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Heat waiting for stars to align

Adrian Wojnarowski
Yahoo Sports

PHILADELPHIA – No more Flash, Dwyane Wade(notes) says. The basketball caricature had come to outlive its usefulness, an image suddenly too flippant, too young for Wade's changing sensibilities. From his Twitter feed, he declared, ''The artist formally known as Flash no longer exists.''

That's nice and all, but make no mistake: The King still prefers to be called the King. Wade can contort and caress his public persona however he sees fit, but that won't account for the ultimate truth for these Miami Heat. The most dramatic and lasting changes to Wade's basketball self will come with the way LeBron James(notes), the NBA's two-time MVP, decides to incorporate Wade on these Miami Heat.

Does James treat Wade like a partner or a sidekick?

Wade had no interest in detailing his reasons for trashing Flash beyond a stunted, 140-character burst on the 'net. ''The content of my character has changed. I'm a different kind of man … father, an athlete. Evolution is necessary for growth. Change is inevitable.'' And so on, and so forth.

When pressed this week, Wade was uninterested in deeper exploration of those thoughts. After all, opening week doesn't belong to baring souls, but selling shoes. No one wants to get too introspective when they want everyone talking about those fancy new commercials. Remember: New ads, new personas.

LeBron is the self-deprecating, misunderstood softie; D-Wade is D3, the action hero, bringing championships back to Miami.

Yet, as much as this week's about selling shoes for James and Wade, it's also about selling each other on how they'll make this work together in Miami.

So far, James and Wade aren't playing together, as much as they're taking turns. I go. You go. That's natural. For them, this is still the preseason. This is still a test run. James had 31 points on Tuesday in the loss to the Boston Celtics, and Wade had 30 points on Wednesday in a 97-87 victory over the Philadelphia 76ers.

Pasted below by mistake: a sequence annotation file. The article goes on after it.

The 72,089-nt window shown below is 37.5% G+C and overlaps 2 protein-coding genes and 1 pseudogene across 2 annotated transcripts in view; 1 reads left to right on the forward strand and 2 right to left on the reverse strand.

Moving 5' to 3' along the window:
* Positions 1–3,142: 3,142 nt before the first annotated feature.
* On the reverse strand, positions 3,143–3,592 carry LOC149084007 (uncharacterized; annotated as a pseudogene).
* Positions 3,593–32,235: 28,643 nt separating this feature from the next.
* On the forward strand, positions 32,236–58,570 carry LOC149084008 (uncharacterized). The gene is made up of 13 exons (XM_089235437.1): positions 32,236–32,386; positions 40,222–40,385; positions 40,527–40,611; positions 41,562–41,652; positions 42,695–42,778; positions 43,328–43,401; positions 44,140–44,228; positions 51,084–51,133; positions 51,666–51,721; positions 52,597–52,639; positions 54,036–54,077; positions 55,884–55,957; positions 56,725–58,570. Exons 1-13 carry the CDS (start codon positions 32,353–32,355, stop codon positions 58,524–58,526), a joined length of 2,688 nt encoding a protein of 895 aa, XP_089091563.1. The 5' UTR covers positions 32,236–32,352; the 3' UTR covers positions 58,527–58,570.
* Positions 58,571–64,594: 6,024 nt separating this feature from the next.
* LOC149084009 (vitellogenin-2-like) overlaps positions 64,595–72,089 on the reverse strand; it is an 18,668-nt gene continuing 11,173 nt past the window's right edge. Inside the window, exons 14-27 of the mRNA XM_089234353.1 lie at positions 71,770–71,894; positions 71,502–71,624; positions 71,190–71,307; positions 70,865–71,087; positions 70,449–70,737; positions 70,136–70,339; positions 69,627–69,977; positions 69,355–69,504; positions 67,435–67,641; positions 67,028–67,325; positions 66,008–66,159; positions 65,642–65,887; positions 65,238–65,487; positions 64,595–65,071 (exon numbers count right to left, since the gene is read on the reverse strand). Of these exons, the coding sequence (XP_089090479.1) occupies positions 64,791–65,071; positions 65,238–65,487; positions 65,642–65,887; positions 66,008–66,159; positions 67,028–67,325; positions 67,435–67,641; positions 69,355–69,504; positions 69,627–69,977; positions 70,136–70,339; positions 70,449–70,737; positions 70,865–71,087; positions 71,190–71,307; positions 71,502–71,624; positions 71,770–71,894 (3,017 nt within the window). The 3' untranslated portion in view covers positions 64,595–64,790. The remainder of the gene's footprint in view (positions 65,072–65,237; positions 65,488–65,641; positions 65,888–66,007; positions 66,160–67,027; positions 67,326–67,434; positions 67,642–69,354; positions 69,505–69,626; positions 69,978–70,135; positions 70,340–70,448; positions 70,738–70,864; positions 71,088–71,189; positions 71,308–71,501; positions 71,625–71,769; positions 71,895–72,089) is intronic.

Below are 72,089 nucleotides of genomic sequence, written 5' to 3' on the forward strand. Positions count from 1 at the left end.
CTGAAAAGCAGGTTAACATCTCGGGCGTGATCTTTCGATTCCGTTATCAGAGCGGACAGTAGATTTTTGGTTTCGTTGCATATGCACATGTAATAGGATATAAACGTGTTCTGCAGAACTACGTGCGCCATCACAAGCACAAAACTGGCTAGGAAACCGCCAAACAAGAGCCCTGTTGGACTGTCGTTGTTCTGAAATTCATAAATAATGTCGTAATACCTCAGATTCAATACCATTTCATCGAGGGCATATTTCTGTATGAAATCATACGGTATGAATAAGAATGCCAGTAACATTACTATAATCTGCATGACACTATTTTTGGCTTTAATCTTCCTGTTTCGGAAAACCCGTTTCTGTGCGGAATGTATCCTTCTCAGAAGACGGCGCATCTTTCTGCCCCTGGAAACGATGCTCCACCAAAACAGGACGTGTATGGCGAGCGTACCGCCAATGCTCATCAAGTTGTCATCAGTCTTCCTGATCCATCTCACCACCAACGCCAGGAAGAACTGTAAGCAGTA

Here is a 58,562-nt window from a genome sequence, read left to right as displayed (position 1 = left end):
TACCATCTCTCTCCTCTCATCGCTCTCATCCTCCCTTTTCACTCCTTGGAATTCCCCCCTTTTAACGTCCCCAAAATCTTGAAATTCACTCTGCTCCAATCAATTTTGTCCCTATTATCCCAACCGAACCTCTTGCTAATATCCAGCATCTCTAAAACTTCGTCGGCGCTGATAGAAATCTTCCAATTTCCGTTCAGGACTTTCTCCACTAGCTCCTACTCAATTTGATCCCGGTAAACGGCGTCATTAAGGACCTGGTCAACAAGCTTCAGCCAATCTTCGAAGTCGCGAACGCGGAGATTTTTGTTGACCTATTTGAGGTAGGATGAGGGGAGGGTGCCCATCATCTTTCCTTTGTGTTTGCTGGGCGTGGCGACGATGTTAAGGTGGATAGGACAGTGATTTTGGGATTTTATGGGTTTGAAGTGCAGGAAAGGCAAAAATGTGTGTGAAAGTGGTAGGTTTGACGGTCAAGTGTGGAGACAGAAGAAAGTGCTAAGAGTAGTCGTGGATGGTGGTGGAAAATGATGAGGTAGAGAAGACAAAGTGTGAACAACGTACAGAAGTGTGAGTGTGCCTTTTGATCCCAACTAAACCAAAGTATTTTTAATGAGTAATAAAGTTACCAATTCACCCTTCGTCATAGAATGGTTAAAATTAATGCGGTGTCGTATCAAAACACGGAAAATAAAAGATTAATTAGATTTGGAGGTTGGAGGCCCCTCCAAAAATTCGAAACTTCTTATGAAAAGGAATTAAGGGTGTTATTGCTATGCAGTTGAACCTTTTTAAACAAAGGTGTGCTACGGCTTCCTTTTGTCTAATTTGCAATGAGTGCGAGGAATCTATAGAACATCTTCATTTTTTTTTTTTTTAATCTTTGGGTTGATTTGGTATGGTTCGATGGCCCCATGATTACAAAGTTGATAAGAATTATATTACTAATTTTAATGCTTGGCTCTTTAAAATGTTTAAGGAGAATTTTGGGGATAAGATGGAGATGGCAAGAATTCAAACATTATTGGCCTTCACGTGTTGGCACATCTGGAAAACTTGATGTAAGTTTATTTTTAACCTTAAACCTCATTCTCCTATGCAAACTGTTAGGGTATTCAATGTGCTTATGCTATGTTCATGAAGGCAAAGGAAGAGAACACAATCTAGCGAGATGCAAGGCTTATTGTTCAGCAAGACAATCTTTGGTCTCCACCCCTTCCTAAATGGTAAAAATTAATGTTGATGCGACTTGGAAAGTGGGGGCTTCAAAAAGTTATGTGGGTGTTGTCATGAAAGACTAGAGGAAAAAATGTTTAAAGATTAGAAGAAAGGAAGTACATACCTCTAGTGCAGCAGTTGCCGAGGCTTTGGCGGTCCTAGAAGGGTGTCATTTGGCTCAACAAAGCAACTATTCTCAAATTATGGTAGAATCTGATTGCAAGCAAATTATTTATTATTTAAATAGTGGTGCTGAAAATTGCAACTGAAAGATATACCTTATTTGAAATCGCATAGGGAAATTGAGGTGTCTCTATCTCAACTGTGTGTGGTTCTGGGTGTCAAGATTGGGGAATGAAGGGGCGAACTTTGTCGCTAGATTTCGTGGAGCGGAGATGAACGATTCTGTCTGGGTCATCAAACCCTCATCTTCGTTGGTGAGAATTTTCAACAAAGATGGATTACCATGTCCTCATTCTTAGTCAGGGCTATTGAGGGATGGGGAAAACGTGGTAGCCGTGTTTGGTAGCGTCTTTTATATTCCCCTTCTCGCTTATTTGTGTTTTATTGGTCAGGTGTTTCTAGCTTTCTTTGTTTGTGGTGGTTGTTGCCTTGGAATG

Wade doesn't want this to become James' team, and James doesn't want to give away too much that'll cost him a third straight MVP trophy. There's a push and pull above and below the surface, until the time they can find a comfortable balance. That's human nature. That's basketball.

''We don't want to say, 'It's my turn, it's your turn,' '' Wade said. ''We want to play team basketball. And when stuff breaks down, then we've got some great individual players able to make things happen.''

For everything James' people are doing to try to rehabilitate his image, remember something: He's been charged only with vanity. James can change his storyline with some wiser choices in the public eye, with championships. He's left Cleveland for Miami, and it's always easier to remake yourself when the scenery changes, when there's a new beginning, a new uniform, a new narrative.

For Wade, it's trickier. He's gone through a nasty divorce, a ferocious child custody trial. One source familiar with Wade's thinking said Wednesday: ''He wants to be seen as a grownup. He's trying to take himself into a different stage of his life, as a father and player on that team.''

Even so, Wade's private embarrassments didn't dramatically impact his public image. America's easy that way: D-Wade smiles, does some funny commercials with Charles Barkley, and the bizarre details and accusations of the legal fight with his ex-wife never seem to injure his image. It was such a he-said-she-said affair, it all seemed to be a blur.

What's more, Wade is different. He isn't LeBron. He was raised differently, had different adversities in basketball, had such a different journey to stardom. In a lot of ways, it's always felt like there were far more dimensions to him. Ask Wade a question, and he'll give good, long thought to his answer. He's far more introspective, far more aware of himself in the context of others. He wasn't a childhood prodigy like LeBron, but an under-recruited Prop. 48 who had to sit out a season for Tom Crean at Marquette.

And maybe this will ultimately be the deciding factor in how that relationship evolves on the floor: Wade knows how it feels to be the sidekick, to be overlooked.

Flash is no more, Wade says, but after missing most of the preseason with a hamstring injury, he looked like a superstar again on Wednesday night. He would never let LeBron make those first two games all about him, not with the Heat making a home debut on Friday night in Miami. He needed to get well fast, and he did.

Perhaps these Heat two superstars are sincere about reinventing themselves as a single entity, but that only works in theory. LeBron James and Dwyane Wade can be a cohesive pair, but these are still two of the most commercialized athletes in sports. They're selling different lines of shoes, different drinks, different everything. Something has to give, and chances are, it won't be LeBron James. The King still prefers you call him the King.

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